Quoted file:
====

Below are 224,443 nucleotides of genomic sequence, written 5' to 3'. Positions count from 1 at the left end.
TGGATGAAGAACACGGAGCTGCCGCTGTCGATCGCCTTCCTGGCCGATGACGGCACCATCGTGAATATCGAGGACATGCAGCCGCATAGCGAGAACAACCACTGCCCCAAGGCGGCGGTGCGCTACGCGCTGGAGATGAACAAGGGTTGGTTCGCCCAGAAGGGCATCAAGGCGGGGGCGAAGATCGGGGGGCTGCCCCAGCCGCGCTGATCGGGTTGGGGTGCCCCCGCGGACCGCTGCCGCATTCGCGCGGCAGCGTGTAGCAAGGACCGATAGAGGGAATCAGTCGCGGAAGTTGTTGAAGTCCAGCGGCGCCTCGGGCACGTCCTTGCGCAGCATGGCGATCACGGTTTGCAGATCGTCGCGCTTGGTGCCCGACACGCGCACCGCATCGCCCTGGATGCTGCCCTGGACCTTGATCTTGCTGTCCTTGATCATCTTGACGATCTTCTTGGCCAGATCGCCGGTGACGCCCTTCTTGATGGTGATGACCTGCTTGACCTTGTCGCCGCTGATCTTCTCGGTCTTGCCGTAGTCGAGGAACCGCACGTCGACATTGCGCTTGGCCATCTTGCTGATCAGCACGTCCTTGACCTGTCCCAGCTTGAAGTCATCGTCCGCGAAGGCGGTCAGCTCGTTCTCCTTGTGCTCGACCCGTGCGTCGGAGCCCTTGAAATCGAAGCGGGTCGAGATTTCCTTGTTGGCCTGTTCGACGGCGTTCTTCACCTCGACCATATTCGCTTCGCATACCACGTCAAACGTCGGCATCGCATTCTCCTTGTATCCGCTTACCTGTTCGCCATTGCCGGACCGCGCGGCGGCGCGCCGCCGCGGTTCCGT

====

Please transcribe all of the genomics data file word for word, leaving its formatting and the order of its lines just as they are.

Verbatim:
Below are 224,443 nucleotides of genomic sequence, written 5' to 3'. Positions count from 1 at the left end.
TGGATGAAGAACACGGAGCTGCCGCTGTCGATCGCCTTCCTGGCCGATGACGGCACCATCGTGAATATCGAGGACATGCAGCCGCATAGCGAGAACAACCACTGCCCCAAGGCGGCGGTGCGCTACGCGCTGGAGATGAACAAGGGTTGGTTCGCCCAGAAGGGCATCAAGGCGGGGGCGAAGATCGGGGGGCTGCCCCAGCCGCGCTGATCGGGTTGGGGTGCCCCCGCGGACCGCTGCCGCATTCGCGCGGCAGCGTGTAGCAAGGACCGATAGAGGGAATCAGTCGCGGAAGTTGTTGAAGTCCAGCGGCGCCTCGGGCACGTCCTTGCGCAGCATGGCGATCACGGTTTGCAGATCGTCGCGCTTGGTGCCCGACACGCGCACCGCATCGCCCTGGATGCTGCCCTGGACCTTGATCTTGCTGTCCTTGATCATCTTGACGATCTTCTTGGCCAGATCGCCGGTGACGCCCTTCTTGATGGTGATGACCTGCTTGACCTTGTCGCCGCTGATCTTCTCGGTCTTGCCGTAGTCGAGGAACCGCACGTCGACATTGCGCTTGGCCATCTTGCTGATCAGCACGTCCTTGACCTGTCCCAGCTTGAAGTCATCGTCCGCGAAGGCGGTCAGCTCGTTCTCCTTGTGCTCGACCCGTGCGTCGGAGCCCTTGAAATCGAAGCGGGTCGAGATTTCCTTGTTGGCCTGTTCGACGGCGTTCTTCACCTCGACCATATTCGCTTCGCATACCACGTCAAACGTCGGCATCGCATTCTCCTTGTATCCGCTTACCTGTTCGCCATTGCCGGACCGCGCGGCGGCGCGCCGCCGCGGTTCCGT